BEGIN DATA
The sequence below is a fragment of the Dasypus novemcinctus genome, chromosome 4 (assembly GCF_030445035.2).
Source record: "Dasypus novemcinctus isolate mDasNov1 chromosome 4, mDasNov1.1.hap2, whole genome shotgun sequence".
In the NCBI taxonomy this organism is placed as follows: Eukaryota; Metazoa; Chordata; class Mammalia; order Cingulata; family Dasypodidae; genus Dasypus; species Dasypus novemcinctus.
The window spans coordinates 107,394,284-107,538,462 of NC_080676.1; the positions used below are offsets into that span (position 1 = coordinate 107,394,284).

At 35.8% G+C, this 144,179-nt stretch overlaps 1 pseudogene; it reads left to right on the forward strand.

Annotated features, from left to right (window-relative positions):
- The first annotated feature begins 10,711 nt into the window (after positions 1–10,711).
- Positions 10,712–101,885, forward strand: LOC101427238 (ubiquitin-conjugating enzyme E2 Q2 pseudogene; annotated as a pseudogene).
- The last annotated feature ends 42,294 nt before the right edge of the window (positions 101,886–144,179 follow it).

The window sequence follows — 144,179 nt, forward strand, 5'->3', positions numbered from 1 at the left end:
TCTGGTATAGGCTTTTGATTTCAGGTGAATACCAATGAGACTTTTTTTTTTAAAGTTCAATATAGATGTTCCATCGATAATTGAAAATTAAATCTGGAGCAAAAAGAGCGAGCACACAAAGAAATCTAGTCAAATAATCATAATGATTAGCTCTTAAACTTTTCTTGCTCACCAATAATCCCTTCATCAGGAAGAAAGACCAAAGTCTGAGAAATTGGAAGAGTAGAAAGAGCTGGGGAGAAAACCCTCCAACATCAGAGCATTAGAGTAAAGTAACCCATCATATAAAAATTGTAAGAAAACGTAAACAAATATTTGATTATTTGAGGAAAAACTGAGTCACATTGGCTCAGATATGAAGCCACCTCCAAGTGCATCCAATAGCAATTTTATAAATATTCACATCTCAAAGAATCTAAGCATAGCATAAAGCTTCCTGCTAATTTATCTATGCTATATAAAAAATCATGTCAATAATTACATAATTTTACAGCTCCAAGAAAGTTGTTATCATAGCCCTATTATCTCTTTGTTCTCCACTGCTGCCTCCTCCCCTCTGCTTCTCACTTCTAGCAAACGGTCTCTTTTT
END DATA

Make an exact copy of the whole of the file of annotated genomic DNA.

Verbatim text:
The sequence below is a fragment of the Dasypus novemcinctus genome, chromosome 4 (assembly GCF_030445035.2).
Source record: "Dasypus novemcinctus isolate mDasNov1 chromosome 4, mDasNov1.1.hap2, whole genome shotgun sequence".
In the NCBI taxonomy this organism is placed as follows: Eukaryota; Metazoa; Chordata; class Mammalia; order Cingulata; family Dasypodidae; genus Dasypus; species Dasypus novemcinctus.
The window spans coordinates 107,394,284-107,538,462 of NC_080676.1; the positions used below are offsets into that span (position 1 = coordinate 107,394,284).

At 35.8% G+C, this 144,179-nt stretch overlaps 1 pseudogene; it reads left to right on the forward strand.

Annotated features, from left to right (window-relative positions):
- The first annotated feature begins 10,711 nt into the window (after positions 1–10,711).
- Positions 10,712–101,885, forward strand: LOC101427238 (ubiquitin-conjugating enzyme E2 Q2 pseudogene; annotated as a pseudogene).
- The last annotated feature ends 42,294 nt before the right edge of the window (positions 101,886–144,179 follow it).

The window sequence follows — 144,179 nt, forward strand, 5'->3', positions numbered from 1 at the left end:
TCTGGTATAGGCTTTTGATTTCAGGTGAATACCAATGAGACTTTTTTTTTTAAAGTTCAATATAGATGTTCCATCGATAATTGAAAATTAAATCTGGAGCAAAAAGAGCGAGCACACAAAGAAATCTAGTCAAATAATCATAATGATTAGCTCTTAAACTTTTCTTGCTCACCAATAATCCCTTCATCAGGAAGAAAGACCAAAGTCTGAGAAATTGGAAGAGTAGAAAGAGCTGGGGAGAAAACCCTCCAACATCAGAGCATTAGAGTAAAGTAACCCATCATATAAAAATTGTAAGAAAACGTAAACAAATATTTGATTATTTGAGGAAAAACTGAGTCACATTGGCTCAGATATGAAGCCACCTCCAAGTGCATCCAATAGCAATTTTATAAATATTCACATCTCAAAGAATCTAAGCATAGCATAAAGCTTCCTGCTAATTTATCTATGCTATATAAAAAATCATGTCAATAATTACATAATTTTACAGCTCCAAGAAAGTTGTTATCATAGCCCTATTATCTCTTTGTTCTCCACTGCTGCCTCCTCCCCTCTGCTTCTCACTTCTAGCAAACGGTCTCTTTTT